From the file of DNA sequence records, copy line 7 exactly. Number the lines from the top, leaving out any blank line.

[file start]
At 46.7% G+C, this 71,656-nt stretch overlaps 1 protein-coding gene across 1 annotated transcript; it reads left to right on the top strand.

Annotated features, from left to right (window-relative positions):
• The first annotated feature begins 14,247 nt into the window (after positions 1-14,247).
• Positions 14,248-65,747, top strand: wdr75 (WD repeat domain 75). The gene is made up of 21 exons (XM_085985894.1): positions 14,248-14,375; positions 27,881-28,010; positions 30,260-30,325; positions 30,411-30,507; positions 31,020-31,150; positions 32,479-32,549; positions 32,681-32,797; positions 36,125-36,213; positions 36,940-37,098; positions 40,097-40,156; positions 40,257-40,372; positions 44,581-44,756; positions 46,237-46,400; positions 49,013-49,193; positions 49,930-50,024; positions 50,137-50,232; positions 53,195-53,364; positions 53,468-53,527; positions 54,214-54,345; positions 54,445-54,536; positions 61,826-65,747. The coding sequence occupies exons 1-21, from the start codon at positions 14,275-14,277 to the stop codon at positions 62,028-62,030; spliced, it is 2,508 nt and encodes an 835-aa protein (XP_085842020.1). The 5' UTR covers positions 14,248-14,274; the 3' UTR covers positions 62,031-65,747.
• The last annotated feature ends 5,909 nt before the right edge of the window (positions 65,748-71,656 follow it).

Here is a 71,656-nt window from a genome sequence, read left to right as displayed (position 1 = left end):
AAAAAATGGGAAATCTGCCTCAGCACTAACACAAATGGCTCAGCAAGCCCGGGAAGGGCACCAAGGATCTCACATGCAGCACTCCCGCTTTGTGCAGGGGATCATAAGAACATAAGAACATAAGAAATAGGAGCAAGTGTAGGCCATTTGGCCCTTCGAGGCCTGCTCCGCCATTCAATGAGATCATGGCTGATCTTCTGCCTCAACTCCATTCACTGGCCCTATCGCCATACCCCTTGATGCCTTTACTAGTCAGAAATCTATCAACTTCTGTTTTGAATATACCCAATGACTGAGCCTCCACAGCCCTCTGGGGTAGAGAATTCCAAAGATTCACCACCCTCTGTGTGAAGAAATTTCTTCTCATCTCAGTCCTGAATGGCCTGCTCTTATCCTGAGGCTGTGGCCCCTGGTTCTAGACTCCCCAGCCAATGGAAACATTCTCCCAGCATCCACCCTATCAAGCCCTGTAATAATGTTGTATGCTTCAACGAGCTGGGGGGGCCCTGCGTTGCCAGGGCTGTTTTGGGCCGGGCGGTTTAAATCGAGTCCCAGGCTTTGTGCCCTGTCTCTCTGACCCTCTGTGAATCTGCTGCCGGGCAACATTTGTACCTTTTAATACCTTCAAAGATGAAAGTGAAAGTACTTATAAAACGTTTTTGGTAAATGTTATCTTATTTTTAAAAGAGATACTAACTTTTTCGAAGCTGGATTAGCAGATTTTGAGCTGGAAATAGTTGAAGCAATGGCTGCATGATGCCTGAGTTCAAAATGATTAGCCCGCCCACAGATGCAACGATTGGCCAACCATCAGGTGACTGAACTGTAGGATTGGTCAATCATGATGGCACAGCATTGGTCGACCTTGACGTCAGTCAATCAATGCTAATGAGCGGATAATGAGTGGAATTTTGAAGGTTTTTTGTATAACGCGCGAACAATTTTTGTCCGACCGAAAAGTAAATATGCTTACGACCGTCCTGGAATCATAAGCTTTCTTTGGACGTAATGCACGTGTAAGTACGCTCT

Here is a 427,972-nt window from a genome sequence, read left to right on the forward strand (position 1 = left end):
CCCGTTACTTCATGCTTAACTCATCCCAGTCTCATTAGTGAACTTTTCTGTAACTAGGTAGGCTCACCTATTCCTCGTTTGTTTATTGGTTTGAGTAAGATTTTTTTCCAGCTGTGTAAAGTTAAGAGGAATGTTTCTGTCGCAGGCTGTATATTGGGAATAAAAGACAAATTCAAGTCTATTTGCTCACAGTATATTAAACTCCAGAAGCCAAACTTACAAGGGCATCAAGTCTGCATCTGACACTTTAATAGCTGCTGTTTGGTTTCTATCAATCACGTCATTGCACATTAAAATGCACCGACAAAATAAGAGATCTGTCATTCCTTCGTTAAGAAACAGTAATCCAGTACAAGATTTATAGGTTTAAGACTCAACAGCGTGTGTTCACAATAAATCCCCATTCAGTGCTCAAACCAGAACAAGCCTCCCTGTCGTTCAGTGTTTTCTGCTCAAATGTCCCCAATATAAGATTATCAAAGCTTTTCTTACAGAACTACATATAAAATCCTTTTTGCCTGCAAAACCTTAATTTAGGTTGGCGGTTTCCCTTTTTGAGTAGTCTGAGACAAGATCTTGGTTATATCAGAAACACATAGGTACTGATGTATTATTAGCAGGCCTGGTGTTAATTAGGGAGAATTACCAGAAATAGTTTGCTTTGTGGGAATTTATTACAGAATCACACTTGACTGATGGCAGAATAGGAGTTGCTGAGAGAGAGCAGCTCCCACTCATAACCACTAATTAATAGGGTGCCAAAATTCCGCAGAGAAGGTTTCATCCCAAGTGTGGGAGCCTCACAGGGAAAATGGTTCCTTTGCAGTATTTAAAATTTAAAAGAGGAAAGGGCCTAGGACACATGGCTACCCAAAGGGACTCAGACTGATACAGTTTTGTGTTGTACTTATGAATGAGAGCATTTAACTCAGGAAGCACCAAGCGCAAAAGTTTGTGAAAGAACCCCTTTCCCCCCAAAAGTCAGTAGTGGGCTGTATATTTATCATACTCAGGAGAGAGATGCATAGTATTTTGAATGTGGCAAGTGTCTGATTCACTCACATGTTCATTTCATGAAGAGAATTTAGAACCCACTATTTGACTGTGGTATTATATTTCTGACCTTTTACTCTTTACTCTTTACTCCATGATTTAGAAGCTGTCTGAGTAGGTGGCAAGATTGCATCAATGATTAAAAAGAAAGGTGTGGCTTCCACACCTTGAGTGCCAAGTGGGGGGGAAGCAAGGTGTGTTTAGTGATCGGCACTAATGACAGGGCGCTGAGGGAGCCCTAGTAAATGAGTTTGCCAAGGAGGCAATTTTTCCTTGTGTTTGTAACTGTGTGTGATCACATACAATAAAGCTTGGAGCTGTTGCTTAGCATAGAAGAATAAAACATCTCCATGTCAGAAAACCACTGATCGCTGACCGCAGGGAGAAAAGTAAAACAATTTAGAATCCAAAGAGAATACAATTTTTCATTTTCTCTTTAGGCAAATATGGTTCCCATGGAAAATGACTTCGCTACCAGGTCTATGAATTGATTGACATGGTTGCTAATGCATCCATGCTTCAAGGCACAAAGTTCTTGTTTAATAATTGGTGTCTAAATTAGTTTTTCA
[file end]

AAAAAATGGGAAATCTGCCTCAGCACTAACACAAATGGCTCAGCAAGCCCGGGAAGGGCACCAAGGATCTCACATGCAGCACTCCCGCTTTGTGCAGGGGATCATAAGAACATAAGAACATAAGAAATAGGAGCAAGTGTAGGCCATTTGGCCCTTCGAGGCCTGCTCCGCCATTCAATGAGATCATGGCTGATCTTCTGCCTCAACTCCATTCACTGGCCCTATCGCCATACCCCTTGATGCCTTTACTAGTCAGAAATCTATCAACTTCTGTTTTGAATATACCCAATGACTGAGCCTCCACAGCCCTCTGGGGTAGAGAATTCCAAAGATTCACCACCCTCTGTGTGAAGAAATTTCTTCTCATCTCAGTCCTGAATGGCCTGCTCTTATCCTGAGGCTGTGGCCCCTGGTTCTAGACTCCCCAGCCAATGGAAACATTCTCCCAGCATCCACCCTATCAAGCCCTGTAATAATGTTGTATGCTTCAACGAGCTGGGGGGGCCCTGCGTTGCCAGGGCTGTTTTGGGCCGGGCGGTTTAAATCGAGTCCCAGGCTTTGTGCCCTGTCTCTCTGACCCTCTGTGAATCTGCTGCCGGGCAACATTTGTACCTTTTAATACCTTCAAAGATGAAAGTGAAAGTACTTATAAAACGTTTTTGGTAAATGTTATCTTATTTTTAAAAGAGATACTAACTTTTTCGAAGCTGGATTAGCAGATTTTGAGCTGGAAATAGTTGAAGCAATGGCTGCATGATGCCTGAGTTCAAAATGATTAGCCCGCCCACAGATGCAACGATTGGCCAACCATCAGGTGACTGAACTGTAGGATTGGTCAATCATGATGGCACAGCATTGGTCGACCTTGACGTCAGTCAATCAATGCTAATGAGCGGATAATGAGTGGAATTTTGAAGGTTTTTTGTATAACGCGCGAACAATTTTTGTCCGACCGAAAAGTAAATATGCTTACGACCGTCCTGGAATCATAAGCTTTCTTTGGACGTAATGCACGTGTAAGTACGCTCT